I like looking at leadership from a slight military perspective, or better yet, from the viewpoint as the parent of a two-year old. The enemy gets a vote.
I actually had not heard this phrase until after I was out of the military, although I’m sure it’s been used for a long time. I was low on the totem pole and didn’t participate in high-level leadership meetings but once I heard it, it immediately made sense to me. Even your best laid plans are subject to outside forces.
As leaders in our organizations, we try our best to forecast the future, to strategize for the best possible outcome, and to make sure we have sound plans in place so we can execute the strategy. We even come up with contingency plans in case this or that happens, and we need to adjust.
But something always happens that seems to come out of nowhere. A tornado rips through your area and destroys crops or buildings. A key employee wins the lottery, moves to a secluded beach and throws their cell phone in the ocean. Maybe a supplier suddenly goes out of business or a competitor steals a big customer. Or you could be on your way out the door headed to work when you find your two-year old covered in hand soap. The enemy gets a vote.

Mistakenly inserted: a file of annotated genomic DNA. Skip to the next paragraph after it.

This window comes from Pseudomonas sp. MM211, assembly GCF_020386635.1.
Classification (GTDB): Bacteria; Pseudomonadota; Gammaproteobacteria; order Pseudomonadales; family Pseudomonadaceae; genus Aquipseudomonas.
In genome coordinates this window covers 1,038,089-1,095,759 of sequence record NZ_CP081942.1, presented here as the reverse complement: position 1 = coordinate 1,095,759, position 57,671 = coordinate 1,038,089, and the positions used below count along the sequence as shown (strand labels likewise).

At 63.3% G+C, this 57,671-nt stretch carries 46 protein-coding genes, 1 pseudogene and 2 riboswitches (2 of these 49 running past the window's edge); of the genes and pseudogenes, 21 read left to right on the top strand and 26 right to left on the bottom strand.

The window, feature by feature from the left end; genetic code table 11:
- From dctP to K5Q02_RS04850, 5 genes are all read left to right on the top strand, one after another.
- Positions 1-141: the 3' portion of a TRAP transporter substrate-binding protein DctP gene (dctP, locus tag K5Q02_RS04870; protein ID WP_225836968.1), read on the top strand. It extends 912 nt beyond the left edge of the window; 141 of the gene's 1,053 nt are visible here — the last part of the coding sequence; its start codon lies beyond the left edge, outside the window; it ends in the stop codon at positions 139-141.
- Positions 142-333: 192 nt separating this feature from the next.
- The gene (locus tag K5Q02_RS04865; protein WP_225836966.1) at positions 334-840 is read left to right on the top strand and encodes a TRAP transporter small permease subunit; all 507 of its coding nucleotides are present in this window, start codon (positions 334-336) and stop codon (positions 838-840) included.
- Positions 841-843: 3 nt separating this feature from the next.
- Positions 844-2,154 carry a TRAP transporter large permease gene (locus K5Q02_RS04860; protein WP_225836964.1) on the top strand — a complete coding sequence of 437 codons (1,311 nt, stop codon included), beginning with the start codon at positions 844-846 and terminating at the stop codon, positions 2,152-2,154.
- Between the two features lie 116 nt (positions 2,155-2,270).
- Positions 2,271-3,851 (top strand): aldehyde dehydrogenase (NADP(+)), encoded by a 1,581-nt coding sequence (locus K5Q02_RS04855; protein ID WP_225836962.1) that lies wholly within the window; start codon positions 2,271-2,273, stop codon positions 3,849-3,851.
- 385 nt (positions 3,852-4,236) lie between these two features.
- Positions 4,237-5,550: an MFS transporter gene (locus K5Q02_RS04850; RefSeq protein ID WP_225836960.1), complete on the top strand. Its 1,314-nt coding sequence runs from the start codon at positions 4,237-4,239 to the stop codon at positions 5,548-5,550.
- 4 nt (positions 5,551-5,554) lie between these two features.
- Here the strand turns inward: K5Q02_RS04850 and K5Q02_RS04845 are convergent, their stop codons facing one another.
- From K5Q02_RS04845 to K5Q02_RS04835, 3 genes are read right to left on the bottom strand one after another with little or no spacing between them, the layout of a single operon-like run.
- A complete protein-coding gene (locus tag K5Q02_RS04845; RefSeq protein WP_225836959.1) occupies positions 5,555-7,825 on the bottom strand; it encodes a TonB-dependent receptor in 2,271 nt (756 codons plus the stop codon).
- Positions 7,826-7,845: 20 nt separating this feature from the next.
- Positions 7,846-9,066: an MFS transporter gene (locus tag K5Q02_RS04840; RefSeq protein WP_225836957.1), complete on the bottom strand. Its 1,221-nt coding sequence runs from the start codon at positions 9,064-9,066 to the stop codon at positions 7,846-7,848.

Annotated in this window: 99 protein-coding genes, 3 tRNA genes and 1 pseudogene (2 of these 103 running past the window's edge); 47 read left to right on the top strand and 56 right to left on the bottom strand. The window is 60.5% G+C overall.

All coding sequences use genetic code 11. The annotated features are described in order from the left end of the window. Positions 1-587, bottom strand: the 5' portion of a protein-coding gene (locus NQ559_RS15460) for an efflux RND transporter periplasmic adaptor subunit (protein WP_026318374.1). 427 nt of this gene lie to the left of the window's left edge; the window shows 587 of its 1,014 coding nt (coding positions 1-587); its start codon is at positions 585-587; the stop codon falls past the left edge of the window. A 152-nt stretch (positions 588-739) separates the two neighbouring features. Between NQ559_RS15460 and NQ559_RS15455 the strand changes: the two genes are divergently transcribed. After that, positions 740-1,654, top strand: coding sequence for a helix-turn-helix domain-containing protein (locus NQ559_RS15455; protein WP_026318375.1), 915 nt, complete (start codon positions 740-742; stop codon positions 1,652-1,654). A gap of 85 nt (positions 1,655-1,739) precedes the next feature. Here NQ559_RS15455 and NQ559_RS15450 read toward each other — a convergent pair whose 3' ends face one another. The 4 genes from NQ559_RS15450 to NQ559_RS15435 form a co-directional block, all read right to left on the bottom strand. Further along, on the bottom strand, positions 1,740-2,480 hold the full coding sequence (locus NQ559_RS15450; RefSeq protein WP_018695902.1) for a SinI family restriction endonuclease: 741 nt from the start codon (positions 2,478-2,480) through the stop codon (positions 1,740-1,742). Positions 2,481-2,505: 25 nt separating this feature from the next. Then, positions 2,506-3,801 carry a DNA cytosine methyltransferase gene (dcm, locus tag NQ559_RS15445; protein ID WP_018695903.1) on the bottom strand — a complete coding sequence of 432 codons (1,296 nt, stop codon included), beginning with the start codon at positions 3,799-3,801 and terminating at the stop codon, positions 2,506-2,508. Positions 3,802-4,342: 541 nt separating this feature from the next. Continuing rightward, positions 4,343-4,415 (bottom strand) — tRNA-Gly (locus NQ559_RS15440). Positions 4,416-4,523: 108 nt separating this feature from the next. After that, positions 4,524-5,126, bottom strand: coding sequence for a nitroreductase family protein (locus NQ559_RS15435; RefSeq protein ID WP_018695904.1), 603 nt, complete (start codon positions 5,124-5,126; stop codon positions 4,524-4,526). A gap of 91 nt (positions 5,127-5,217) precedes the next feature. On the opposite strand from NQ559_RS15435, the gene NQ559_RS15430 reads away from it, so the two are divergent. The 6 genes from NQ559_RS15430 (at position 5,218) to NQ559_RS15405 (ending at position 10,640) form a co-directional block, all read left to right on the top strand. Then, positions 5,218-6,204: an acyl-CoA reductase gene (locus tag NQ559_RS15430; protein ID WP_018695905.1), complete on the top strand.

Not all is lost though. Keeping this thought in the back of your mind forces you to think a little deeper and to plan a little better, which is a good thing. We now keep hand soap way out of reach and child locks on all of the important doors.
Daniel Kahneman, in his book “Thinking, Fast and Slow” talks about teams doing a premortem before a project gets underway. You think about all of the ways the project can go wrong, and then you work backwards to reduce as much risk as possible, limiting what the enemy can vote on.
It’s impossible to predict the future and cover every possible scenario, but if we want our organizations to survive long term, it’s a habit we need to instill. And whatever you do, don’t go more than five minutes without checking on the toddler.